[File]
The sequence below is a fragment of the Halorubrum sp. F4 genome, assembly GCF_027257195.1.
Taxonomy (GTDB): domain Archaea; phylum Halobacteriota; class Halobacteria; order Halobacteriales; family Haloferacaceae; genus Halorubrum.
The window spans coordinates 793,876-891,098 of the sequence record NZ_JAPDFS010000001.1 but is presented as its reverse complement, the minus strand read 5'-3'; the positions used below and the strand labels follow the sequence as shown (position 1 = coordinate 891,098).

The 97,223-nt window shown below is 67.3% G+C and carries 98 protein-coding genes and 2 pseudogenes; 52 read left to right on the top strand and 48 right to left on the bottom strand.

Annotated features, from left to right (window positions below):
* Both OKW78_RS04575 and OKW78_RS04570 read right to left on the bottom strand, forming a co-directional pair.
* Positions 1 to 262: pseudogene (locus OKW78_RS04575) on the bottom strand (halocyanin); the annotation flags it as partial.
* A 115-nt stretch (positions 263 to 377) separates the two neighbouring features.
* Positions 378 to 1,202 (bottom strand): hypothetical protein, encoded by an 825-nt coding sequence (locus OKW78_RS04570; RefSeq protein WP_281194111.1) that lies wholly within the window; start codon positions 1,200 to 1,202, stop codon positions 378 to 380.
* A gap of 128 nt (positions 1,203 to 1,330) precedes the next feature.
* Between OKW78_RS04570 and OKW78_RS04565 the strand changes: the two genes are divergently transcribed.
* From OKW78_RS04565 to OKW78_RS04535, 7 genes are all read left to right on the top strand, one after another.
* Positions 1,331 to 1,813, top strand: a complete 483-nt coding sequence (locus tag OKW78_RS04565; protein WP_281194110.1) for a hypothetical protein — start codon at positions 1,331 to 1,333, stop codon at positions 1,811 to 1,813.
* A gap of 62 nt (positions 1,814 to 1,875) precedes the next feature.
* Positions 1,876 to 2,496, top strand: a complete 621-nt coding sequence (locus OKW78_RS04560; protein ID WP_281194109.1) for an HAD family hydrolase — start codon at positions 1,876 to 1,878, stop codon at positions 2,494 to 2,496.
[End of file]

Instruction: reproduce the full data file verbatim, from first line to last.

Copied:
The sequence below is a fragment of the Halorubrum sp. F4 genome, assembly GCF_027257195.1.
Taxonomy (GTDB): domain Archaea; phylum Halobacteriota; class Halobacteria; order Halobacteriales; family Haloferacaceae; genus Halorubrum.
The window spans coordinates 793,876-891,098 of the sequence record NZ_JAPDFS010000001.1 but is presented as its reverse complement, the minus strand read 5'-3'; the positions used below and the strand labels follow the sequence as shown (position 1 = coordinate 891,098).

The 97,223-nt window shown below is 67.3% G+C and carries 98 protein-coding genes and 2 pseudogenes; 52 read left to right on the top strand and 48 right to left on the bottom strand.

Annotated features, from left to right (window positions below):
* Both OKW78_RS04575 and OKW78_RS04570 read right to left on the bottom strand, forming a co-directional pair.
* Positions 1 to 262: pseudogene (locus OKW78_RS04575) on the bottom strand (halocyanin); the annotation flags it as partial.
* A 115-nt stretch (positions 263 to 377) separates the two neighbouring features.
* Positions 378 to 1,202 (bottom strand): hypothetical protein, encoded by an 825-nt coding sequence (locus OKW78_RS04570; RefSeq protein WP_281194111.1) that lies wholly within the window; start codon positions 1,200 to 1,202, stop codon positions 378 to 380.
* A gap of 128 nt (positions 1,203 to 1,330) precedes the next feature.
* Between OKW78_RS04570 and OKW78_RS04565 the strand changes: the two genes are divergently transcribed.
* From OKW78_RS04565 to OKW78_RS04535, 7 genes are all read left to right on the top strand, one after another.
* Positions 1,331 to 1,813, top strand: a complete 483-nt coding sequence (locus tag OKW78_RS04565; protein WP_281194110.1) for a hypothetical protein — start codon at positions 1,331 to 1,333, stop codon at positions 1,811 to 1,813.
* A gap of 62 nt (positions 1,814 to 1,875) precedes the next feature.
* Positions 1,876 to 2,496, top strand: a complete 621-nt coding sequence (locus OKW78_RS04560; protein ID WP_281194109.1) for an HAD family hydrolase — start codon at positions 1,876 to 1,878, stop codon at positions 2,494 to 2,496.